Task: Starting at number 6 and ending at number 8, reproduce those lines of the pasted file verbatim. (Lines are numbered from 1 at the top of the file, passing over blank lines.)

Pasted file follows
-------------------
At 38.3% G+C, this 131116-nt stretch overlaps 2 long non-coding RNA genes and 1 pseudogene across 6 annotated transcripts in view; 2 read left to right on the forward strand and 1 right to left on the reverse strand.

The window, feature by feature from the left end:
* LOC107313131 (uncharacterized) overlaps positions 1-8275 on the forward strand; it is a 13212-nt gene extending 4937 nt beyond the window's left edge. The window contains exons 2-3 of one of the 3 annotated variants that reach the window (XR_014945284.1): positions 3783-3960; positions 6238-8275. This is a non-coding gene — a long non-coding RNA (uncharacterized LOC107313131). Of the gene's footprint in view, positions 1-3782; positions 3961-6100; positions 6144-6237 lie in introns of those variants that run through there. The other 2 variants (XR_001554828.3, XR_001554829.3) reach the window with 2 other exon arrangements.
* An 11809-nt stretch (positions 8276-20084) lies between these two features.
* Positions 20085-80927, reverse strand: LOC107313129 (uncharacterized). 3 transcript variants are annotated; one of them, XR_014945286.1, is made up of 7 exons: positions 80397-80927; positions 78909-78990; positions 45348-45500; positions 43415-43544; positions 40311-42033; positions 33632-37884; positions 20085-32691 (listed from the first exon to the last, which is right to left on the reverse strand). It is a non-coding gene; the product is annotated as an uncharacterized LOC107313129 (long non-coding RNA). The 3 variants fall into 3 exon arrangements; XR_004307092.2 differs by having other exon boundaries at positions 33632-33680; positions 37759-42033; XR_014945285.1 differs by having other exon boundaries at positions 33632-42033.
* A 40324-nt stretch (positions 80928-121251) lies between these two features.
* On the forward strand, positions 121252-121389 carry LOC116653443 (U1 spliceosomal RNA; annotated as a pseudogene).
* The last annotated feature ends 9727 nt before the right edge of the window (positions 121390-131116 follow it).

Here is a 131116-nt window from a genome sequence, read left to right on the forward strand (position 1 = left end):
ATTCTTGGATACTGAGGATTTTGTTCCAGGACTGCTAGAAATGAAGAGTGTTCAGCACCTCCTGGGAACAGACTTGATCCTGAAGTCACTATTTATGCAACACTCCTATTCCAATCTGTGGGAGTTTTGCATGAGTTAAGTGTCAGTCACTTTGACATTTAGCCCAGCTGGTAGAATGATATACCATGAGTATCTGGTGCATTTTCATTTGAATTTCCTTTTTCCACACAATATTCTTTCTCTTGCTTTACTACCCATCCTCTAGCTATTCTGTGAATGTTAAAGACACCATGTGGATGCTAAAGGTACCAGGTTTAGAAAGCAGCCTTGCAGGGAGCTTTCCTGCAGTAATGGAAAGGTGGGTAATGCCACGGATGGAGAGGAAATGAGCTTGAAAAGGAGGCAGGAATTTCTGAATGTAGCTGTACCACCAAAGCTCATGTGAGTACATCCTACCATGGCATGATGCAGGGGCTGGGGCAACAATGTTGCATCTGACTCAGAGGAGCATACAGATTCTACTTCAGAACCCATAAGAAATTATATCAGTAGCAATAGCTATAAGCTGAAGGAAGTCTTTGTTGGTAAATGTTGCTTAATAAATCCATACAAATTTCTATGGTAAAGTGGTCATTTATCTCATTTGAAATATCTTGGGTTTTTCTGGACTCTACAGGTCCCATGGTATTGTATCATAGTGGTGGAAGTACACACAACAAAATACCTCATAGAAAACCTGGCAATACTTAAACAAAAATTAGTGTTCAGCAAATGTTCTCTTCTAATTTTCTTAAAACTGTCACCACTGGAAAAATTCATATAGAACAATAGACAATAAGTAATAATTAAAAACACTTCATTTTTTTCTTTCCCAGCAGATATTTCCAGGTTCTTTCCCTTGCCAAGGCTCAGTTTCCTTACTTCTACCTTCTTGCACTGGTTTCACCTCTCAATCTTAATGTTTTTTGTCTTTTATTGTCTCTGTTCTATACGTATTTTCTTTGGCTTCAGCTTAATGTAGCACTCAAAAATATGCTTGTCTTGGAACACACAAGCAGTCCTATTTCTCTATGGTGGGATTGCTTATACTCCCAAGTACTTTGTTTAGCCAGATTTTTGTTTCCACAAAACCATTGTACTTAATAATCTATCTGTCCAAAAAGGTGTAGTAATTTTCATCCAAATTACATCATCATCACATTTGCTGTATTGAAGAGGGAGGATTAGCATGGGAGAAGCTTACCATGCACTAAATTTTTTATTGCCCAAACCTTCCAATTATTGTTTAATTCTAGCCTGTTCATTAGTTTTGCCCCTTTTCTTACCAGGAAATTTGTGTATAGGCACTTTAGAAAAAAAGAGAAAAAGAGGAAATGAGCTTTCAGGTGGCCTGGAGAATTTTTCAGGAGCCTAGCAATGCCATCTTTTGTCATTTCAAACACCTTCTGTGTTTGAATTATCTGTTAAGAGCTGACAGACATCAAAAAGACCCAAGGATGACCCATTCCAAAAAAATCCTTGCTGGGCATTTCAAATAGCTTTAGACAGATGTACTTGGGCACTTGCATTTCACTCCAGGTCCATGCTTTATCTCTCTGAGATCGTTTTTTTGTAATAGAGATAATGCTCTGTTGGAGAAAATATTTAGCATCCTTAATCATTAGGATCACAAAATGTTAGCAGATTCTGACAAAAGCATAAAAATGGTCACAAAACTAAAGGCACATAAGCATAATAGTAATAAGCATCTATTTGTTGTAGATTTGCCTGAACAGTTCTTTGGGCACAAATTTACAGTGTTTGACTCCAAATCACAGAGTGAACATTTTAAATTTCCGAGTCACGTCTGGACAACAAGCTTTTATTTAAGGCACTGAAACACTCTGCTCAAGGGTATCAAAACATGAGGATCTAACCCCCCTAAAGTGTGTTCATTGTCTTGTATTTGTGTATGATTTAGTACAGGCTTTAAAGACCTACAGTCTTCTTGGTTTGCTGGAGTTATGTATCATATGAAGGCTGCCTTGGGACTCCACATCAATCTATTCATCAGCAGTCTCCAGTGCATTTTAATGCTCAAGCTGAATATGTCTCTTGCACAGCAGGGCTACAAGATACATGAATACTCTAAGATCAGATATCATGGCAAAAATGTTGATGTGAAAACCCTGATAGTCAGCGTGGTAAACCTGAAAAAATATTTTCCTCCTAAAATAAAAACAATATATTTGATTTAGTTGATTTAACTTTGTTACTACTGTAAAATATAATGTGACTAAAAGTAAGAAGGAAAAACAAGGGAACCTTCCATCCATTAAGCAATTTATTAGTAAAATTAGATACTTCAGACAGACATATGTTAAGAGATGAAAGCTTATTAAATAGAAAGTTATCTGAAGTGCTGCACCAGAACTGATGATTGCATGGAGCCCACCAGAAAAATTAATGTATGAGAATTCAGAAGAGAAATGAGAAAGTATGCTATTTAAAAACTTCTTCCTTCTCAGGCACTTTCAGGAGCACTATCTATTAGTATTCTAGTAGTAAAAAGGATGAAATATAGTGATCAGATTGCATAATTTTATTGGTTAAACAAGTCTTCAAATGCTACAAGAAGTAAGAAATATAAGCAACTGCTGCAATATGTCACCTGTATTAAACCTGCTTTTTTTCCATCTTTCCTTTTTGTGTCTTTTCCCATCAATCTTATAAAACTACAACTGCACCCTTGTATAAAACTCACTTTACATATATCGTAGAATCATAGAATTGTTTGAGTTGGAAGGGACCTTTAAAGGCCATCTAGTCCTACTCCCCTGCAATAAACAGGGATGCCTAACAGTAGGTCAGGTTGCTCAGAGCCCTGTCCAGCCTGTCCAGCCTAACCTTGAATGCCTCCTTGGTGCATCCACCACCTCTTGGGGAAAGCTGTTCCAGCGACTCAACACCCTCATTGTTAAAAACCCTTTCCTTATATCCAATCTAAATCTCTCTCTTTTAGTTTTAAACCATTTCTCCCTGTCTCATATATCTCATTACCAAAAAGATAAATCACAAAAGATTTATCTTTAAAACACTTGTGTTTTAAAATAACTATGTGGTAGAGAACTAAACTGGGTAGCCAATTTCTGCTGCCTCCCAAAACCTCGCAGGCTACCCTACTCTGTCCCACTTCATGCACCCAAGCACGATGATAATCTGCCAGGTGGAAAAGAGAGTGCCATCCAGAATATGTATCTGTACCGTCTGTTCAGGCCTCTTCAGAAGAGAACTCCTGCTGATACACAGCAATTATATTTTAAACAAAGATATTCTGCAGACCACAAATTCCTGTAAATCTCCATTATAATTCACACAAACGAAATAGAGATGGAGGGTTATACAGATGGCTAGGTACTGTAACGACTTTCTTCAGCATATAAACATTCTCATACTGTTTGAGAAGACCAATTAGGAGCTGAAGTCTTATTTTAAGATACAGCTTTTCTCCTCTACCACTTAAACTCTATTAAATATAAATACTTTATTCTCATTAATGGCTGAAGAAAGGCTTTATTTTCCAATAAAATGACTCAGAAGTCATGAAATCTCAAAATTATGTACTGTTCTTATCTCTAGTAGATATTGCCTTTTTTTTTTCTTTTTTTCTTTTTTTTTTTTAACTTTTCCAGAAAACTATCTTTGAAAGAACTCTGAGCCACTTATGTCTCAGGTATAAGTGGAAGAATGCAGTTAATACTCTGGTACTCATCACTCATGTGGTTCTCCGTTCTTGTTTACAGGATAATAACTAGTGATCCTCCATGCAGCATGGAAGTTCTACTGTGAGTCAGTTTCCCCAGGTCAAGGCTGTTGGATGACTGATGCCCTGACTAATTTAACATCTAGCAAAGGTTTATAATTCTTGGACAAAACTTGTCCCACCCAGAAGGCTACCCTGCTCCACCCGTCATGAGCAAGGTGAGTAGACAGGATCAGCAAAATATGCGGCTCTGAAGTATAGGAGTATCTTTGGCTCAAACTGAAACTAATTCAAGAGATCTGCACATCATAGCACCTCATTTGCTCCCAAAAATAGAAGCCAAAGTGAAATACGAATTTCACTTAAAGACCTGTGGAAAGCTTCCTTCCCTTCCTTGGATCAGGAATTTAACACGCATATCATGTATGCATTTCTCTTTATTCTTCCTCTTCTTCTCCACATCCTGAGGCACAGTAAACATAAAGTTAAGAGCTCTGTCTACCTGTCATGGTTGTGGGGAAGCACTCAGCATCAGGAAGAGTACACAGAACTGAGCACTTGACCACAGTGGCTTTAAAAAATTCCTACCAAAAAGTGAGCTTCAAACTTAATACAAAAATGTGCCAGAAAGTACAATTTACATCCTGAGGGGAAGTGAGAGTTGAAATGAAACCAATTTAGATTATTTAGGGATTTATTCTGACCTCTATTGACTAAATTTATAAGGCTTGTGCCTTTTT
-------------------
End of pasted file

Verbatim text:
* A 40324-nt stretch (positions 80928-121251) lies between these two features.
* On the forward strand, positions 121252-121389 carry LOC116653443 (U1 spliceosomal RNA; annotated as a pseudogene).
* The last annotated feature ends 9727 nt before the right edge of the window (positions 121390-131116 follow it).